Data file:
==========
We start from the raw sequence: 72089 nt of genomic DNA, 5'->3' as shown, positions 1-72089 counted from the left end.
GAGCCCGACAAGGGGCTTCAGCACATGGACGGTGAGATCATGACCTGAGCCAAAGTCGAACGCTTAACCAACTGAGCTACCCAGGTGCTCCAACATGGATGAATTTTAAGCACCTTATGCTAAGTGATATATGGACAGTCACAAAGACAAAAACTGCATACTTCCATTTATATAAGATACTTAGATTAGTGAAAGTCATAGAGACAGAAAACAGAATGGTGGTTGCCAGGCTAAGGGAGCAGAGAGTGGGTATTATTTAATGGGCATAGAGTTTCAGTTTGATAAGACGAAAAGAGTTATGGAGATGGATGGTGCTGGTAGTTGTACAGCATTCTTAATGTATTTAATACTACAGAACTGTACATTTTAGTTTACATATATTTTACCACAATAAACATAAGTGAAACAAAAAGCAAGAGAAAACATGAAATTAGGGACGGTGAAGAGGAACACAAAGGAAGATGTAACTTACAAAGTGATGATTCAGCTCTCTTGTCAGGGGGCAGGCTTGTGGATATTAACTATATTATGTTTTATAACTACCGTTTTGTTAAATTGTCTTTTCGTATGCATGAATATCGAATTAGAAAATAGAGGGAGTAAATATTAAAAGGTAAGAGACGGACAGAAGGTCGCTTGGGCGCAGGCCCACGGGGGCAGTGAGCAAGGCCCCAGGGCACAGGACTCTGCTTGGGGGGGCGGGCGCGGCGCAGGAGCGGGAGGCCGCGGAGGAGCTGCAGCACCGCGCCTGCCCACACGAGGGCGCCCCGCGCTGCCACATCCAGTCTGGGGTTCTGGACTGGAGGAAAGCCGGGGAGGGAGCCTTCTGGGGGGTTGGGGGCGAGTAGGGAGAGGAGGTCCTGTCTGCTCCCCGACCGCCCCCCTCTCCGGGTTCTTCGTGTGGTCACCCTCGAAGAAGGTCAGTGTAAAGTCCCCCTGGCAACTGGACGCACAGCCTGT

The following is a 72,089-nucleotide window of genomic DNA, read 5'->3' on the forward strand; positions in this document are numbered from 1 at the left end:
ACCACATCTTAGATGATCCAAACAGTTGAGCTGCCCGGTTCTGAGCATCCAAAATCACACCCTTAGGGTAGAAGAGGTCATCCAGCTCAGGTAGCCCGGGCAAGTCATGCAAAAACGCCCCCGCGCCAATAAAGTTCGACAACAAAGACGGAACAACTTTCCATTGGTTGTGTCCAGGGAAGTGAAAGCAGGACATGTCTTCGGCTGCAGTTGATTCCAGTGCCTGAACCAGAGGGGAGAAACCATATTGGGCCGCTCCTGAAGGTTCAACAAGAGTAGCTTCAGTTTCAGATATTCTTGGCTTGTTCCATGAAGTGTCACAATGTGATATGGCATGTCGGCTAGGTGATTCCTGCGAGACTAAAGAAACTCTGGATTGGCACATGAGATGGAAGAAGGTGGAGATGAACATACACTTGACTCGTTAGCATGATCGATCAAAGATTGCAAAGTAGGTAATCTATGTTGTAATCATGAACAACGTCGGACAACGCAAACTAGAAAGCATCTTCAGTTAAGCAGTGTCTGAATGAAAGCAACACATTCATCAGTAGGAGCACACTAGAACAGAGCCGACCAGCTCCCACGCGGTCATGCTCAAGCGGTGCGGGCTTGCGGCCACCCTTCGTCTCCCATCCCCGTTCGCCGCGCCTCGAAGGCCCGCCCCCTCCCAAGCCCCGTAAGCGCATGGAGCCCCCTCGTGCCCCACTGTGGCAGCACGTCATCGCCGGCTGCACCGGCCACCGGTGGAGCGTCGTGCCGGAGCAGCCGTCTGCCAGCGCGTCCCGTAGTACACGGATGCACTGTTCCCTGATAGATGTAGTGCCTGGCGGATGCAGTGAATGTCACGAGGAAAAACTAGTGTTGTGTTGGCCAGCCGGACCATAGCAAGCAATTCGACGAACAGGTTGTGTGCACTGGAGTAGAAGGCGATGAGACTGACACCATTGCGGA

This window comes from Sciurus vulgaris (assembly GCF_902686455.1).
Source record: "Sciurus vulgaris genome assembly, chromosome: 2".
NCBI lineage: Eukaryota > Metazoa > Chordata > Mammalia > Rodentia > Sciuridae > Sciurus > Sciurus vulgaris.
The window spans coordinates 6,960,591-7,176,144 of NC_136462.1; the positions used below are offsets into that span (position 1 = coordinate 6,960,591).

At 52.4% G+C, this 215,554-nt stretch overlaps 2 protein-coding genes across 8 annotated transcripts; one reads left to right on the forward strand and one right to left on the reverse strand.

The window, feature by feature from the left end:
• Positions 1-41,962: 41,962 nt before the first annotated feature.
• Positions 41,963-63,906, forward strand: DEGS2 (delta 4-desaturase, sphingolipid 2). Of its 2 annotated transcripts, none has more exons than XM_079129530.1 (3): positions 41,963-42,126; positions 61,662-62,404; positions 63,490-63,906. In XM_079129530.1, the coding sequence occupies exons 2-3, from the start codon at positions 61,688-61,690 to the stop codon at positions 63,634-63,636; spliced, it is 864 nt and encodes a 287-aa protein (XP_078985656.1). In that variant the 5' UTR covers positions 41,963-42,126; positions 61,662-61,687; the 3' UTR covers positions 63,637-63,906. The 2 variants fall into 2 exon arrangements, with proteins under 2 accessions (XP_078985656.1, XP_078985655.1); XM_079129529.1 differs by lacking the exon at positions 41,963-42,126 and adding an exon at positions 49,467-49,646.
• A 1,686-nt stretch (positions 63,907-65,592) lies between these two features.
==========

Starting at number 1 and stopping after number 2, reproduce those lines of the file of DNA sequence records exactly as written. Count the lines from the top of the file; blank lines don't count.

We start from the raw sequence: 72089 nt of genomic DNA, 5'->3' as shown, positions 1-72089 counted from the left end.
GAGCCCGACAAGGGGCTTCAGCACATGGACGGTGAGATCATGACCTGAGCCAAAGTCGAACGCTTAACCAACTGAGCTACCCAGGTGCTCCAACATGGATGAATTTTAAGCACCTTATGCTAAGTGATATATGGACAGTCACAAAGACAAAAACTGCATACTTCCATTTATATAAGATACTTAGATTAGTGAAAGTCATAGAGACAGAAAACAGAATGGTGGTTGCCAGGCTAAGGGAGCAGAGAGTGGGTATTATTTAATGGGCATAGAGTTTCAGTTTGATAAGACGAAAAGAGTTATGGAGATGGATGGTGCTGGTAGTTGTACAGCATTCTTAATGTATTTAATACTACAGAACTGTACATTTTAGTTTACATATATTTTACCACAATAAACATAAGTGAAACAAAAAGCAAGAGAAAACATGAAATTAGGGACGGTGAAGAGGAACACAAAGGAAGATGTAACTTACAAAGTGATGATTCAGCTCTCTTGTCAGGGGGCAGGCTTGTGGATATTAACTATATTATGTTTTATAACTACCGTTTTGTTAAATTGTCTTTTCGTATGCATGAATATCGAATTAGAAAATAGAGGGAGTAAATATTAAAAGGTAAGAGACGGACAGAAGGTCGCTTGGGCGCAGGCCCACGGGGGCAGTGAGCAAGGCCCCAGGGCACAGGACTCTGCTTGGGGGGGCGGGCGCGGCGCAGGAGCGGGAGGCCGCGGAGGAGCTGCAGCACCGCGCCTGCCCACACGAGGGCGCCCCGCGCTGCCACATCCAGTCTGGGGTTCTGGACTGGAGGAAAGCCGGGGAGGGAGCCTTCTGGGGGGTTGGGGGCGAGTAGGGAGAGGAGGTCCTGTCTGCTCCCCGACCGCCCCCCTCTCCGGGTTCTTCGTGTGGTCACCCTCGAAGAAGGTCAGTGTAAAGTCCCCCTGGCAACTGGACGCACAGCCTGT